Everybody's worried about stopping terrorism. Well, there's a really easy way: stop participating in it.

----------------------------------------------------------------------
How can we stop participating in it when some of the terrorists are born in our country, citizens of our country, speak our language and earn their money in our country, which also is their country.
Still they are against our laws, our Christianity, our traditions.
Luckily it is a very small % who are terrorists or on that side, but it is still scary enough.
izzythepush
 
  2  
Reply Mon 26 Mar, 2012 02:51 am
@Foofie,
Foofie wrote:
In my opinion, the lesson that immigrants in Europe might need to understand en toto, regardless of their level of alienation, or non-alienation, is that living in Europe requires civilized behavior. Period.


Considering that your viewpoint is incredibly parochial, and you seem to rejoice in your ignorance of the outside world, your opinion isn't worth much.
Foofie
 
  1  
Reply Mon 26 Mar, 2012 06:47 am
@izzythepush,
izzythepush wrote:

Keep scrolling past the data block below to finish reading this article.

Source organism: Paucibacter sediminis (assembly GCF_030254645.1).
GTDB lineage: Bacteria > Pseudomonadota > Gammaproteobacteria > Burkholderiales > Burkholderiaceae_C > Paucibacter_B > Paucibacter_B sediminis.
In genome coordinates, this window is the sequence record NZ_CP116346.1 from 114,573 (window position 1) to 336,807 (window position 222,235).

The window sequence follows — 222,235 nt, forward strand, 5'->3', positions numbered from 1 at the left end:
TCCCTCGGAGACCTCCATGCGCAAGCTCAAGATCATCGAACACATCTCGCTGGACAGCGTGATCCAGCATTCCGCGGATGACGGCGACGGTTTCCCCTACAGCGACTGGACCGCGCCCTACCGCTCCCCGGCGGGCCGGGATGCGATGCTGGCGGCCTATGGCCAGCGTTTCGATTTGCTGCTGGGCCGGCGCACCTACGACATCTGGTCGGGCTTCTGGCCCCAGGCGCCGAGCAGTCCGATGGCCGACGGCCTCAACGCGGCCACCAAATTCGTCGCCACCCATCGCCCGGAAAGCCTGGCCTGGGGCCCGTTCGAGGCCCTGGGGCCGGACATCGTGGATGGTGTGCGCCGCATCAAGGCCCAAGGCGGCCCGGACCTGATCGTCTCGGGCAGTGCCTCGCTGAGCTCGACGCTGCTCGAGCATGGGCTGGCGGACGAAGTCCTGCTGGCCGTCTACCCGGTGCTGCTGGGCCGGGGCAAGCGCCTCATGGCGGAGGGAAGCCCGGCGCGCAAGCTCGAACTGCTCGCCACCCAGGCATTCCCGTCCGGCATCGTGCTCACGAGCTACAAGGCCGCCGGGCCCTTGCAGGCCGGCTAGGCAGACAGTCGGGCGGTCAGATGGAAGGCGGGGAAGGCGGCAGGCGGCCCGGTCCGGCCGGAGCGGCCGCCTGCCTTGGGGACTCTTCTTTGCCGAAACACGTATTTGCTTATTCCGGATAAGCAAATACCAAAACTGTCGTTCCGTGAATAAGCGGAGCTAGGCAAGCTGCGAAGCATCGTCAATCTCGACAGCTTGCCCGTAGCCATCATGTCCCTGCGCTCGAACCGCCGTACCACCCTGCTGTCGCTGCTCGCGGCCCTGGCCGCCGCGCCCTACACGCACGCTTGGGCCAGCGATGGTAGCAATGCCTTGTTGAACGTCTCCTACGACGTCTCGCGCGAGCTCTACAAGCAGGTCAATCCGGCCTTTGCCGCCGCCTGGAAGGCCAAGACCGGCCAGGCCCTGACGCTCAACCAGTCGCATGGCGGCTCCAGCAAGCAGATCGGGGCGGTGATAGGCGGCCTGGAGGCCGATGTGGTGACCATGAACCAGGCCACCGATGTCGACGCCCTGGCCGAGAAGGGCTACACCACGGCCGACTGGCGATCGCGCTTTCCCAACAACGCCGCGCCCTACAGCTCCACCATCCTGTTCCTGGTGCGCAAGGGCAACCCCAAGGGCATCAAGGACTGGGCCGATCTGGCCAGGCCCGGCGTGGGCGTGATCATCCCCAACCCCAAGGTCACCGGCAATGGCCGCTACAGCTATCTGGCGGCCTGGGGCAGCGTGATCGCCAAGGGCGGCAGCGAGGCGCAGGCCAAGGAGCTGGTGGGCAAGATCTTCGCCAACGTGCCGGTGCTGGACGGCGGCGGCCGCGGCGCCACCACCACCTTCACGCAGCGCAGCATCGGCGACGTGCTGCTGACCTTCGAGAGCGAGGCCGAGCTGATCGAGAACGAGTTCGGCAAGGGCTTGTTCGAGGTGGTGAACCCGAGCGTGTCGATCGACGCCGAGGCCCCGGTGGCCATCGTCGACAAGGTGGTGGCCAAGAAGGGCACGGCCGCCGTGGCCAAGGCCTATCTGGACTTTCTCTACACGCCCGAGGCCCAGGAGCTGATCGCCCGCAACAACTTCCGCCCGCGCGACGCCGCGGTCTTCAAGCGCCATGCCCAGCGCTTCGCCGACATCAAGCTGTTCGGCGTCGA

Considering that your viewpoint is incredibly parochial, and you seem to rejoice in your ignorance of the outside world, your opinion isn't worth much.


You forgot to end your point above with, "in my opinion." And, by talking about what I might "rejoice in" is no argument to your opinion. And, you have not made an argument to warrant your view of "parochial."

But, your opinion does not reflect the circumstances that occurred. And, you cannot read the minds of the people whose job was to address the situation as it played out. Ascribing a lack of forethought would only be correct, if you can read minds. Your concern might have been weighed, and then disbanded. But, you might have more experience at these matters than the people that were involved?

izzythepush
 
  2  
Reply Mon 26 Mar, 2012 08:10 am
@Foofie,
I know more about France than you do. Adding 'in my opinion' to the end of everything is pointless, it's fairly obvious it's my opinion.